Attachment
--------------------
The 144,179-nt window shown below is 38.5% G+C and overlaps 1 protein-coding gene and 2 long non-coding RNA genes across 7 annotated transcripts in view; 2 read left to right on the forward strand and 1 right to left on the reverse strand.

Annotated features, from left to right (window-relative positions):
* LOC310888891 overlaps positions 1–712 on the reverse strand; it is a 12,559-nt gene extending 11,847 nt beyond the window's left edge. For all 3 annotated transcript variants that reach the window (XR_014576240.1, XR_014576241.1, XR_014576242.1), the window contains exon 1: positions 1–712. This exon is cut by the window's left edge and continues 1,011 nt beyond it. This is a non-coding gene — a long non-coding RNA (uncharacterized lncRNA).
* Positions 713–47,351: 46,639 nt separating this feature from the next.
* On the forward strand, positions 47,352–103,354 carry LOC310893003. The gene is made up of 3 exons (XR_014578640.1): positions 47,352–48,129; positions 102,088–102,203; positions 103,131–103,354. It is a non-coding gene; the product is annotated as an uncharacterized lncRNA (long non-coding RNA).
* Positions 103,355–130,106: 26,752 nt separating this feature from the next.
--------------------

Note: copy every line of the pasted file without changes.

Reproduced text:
The 144,179-nt window shown below is 38.5% G+C and overlaps 1 protein-coding gene and 2 long non-coding RNA genes across 7 annotated transcripts in view; 2 read left to right on the forward strand and 1 right to left on the reverse strand.

Annotated features, from left to right (window-relative positions):
* LOC310888891 overlaps positions 1–712 on the reverse strand; it is a 12,559-nt gene extending 11,847 nt beyond the window's left edge. For all 3 annotated transcript variants that reach the window (XR_014576240.1, XR_014576241.1, XR_014576242.1), the window contains exon 1: positions 1–712. This exon is cut by the window's left edge and continues 1,011 nt beyond it. This is a non-coding gene — a long non-coding RNA (uncharacterized lncRNA).
* Positions 713–47,351: 46,639 nt separating this feature from the next.
* On the forward strand, positions 47,352–103,354 carry LOC310893003. The gene is made up of 3 exons (XR_014578640.1): positions 47,352–48,129; positions 102,088–102,203; positions 103,131–103,354. It is a non-coding gene; the product is annotated as an uncharacterized lncRNA (long non-coding RNA).
* Positions 103,355–130,106: 26,752 nt separating this feature from the next.